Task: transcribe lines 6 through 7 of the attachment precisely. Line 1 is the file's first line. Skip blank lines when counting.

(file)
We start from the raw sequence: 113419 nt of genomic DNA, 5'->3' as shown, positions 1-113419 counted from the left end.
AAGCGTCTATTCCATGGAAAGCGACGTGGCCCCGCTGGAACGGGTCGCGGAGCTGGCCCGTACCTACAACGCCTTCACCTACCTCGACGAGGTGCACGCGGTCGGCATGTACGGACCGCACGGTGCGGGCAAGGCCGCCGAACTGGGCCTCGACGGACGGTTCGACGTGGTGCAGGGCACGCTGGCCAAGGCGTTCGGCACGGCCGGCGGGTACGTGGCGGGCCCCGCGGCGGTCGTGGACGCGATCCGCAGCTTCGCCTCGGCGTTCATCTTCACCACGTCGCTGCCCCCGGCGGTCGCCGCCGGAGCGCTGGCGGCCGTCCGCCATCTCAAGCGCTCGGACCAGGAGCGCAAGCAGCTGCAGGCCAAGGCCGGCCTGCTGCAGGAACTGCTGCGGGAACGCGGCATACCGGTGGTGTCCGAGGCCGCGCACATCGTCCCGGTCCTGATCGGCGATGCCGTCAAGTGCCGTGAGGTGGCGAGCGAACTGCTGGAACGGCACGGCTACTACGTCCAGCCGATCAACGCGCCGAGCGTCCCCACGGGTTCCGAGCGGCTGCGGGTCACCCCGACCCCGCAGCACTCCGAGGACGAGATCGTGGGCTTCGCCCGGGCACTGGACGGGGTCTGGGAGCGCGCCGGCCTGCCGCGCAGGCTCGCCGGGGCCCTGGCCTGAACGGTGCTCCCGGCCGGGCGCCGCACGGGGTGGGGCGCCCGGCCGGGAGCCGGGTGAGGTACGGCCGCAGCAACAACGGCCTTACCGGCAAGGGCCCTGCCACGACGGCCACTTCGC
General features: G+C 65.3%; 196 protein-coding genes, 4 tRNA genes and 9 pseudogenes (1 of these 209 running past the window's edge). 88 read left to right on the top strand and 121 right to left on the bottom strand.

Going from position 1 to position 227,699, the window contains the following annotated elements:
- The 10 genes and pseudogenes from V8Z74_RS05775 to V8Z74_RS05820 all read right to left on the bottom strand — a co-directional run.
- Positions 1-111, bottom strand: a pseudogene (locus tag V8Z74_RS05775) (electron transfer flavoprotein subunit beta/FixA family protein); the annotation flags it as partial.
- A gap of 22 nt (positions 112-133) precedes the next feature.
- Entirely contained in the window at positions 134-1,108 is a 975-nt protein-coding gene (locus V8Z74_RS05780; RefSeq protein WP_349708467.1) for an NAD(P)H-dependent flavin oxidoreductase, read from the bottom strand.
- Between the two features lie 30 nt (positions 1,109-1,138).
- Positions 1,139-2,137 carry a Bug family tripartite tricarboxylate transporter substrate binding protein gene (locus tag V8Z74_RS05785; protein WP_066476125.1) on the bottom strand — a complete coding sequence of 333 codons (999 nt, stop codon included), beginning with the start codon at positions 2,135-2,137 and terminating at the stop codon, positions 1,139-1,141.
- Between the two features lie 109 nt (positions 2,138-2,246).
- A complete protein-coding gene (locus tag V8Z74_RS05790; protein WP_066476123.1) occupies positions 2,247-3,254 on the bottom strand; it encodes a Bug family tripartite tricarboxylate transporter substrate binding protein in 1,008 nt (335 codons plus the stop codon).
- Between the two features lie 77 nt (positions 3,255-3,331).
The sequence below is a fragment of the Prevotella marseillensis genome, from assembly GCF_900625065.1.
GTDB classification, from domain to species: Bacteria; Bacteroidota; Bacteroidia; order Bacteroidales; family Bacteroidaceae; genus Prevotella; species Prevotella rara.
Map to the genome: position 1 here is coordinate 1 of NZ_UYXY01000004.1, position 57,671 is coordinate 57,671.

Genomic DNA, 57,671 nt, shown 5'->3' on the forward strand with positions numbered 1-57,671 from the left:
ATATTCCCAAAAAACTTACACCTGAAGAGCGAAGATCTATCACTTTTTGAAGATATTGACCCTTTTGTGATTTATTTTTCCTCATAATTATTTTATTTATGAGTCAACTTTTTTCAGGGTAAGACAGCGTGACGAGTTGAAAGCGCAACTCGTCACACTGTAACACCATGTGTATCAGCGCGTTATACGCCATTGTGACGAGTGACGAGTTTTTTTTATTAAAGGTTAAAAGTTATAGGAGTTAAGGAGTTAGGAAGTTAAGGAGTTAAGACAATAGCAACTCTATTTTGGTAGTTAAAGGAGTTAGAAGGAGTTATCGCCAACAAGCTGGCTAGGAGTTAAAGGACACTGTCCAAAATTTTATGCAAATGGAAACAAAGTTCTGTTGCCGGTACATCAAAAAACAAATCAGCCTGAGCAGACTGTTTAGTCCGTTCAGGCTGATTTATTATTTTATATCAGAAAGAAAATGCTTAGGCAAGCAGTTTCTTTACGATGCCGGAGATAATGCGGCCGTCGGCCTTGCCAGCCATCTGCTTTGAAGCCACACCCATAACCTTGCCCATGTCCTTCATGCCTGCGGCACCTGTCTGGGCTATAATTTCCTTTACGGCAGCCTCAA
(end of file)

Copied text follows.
- Positions 1-111, bottom strand: a pseudogene (locus tag V8Z74_RS05775) (electron transfer flavoprotein subunit beta/FixA family protein); the annotation flags it as partial.
- A gap of 22 nt (positions 112-133) precedes the next feature.